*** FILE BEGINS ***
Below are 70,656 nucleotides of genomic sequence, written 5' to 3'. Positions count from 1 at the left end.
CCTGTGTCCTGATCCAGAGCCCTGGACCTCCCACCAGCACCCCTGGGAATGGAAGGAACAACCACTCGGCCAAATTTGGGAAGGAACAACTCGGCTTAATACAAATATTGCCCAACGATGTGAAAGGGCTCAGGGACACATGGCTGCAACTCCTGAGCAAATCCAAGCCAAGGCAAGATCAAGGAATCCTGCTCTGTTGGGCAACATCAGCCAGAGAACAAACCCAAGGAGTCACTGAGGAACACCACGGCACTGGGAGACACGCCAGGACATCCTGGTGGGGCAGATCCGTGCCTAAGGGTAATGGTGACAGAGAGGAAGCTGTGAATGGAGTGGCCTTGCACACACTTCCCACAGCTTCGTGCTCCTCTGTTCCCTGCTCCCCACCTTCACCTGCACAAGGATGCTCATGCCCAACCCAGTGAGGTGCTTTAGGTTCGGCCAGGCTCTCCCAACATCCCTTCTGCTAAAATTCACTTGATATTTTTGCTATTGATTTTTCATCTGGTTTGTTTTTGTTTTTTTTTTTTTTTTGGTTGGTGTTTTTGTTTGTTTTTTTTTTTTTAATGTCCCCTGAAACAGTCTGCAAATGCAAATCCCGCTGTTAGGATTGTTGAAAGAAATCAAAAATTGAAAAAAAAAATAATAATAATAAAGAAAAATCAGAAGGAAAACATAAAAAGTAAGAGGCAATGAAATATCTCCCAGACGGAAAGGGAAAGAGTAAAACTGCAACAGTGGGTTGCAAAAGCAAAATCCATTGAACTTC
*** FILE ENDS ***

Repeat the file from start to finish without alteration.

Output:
Below are 70,656 nucleotides of genomic sequence, written 5' to 3'. Positions count from 1 at the left end.
CCTGTGTCCTGATCCAGAGCCCTGGACCTCCCACCAGCACCCCTGGGAATGGAAGGAACAACCACTCGGCCAAATTTGGGAAGGAACAACTCGGCTTAATACAAATATTGCCCAACGATGTGAAAGGGCTCAGGGACACATGGCTGCAACTCCTGAGCAAATCCAAGCCAAGGCAAGATCAAGGAATCCTGCTCTGTTGGGCAACATCAGCCAGAGAACAAACCCAAGGAGTCACTGAGGAACACCACGGCACTGGGAGACACGCCAGGACATCCTGGTGGGGCAGATCCGTGCCTAAGGGTAATGGTGACAGAGAGGAAGCTGTGAATGGAGTGGCCTTGCACACACTTCCCACAGCTTCGTGCTCCTCTGTTCCCTGCTCCCCACCTTCACCTGCACAAGGATGCTCATGCCCAACCCAGTGAGGTGCTTTAGGTTCGGCCAGGCTCTCCCAACATCCCTTCTGCTAAAATTCACTTGATATTTTTGCTATTGATTTTTCATCTGGTTTGTTTTTGTTTTTTTTTTTTTTTTGGTTGGTGTTTTTGTTTGTTTTTTTTTTTTTAATGTCCCCTGAAACAGTCTGCAAATGCAAATCCCGCTGTTAGGATTGTTGAAAGAAATCAAAAATTGAAAAAAAAAATAATAATAATAAAGAAAAATCAGAAGGAAAACATAAAAAGTAAGAGGCAATGAAATATCTCCCAGACGGAAAGGGAAAGAGTAAAACTGCAACAGTGGGTTGCAAAAGCAAAATCCATTGAACTTC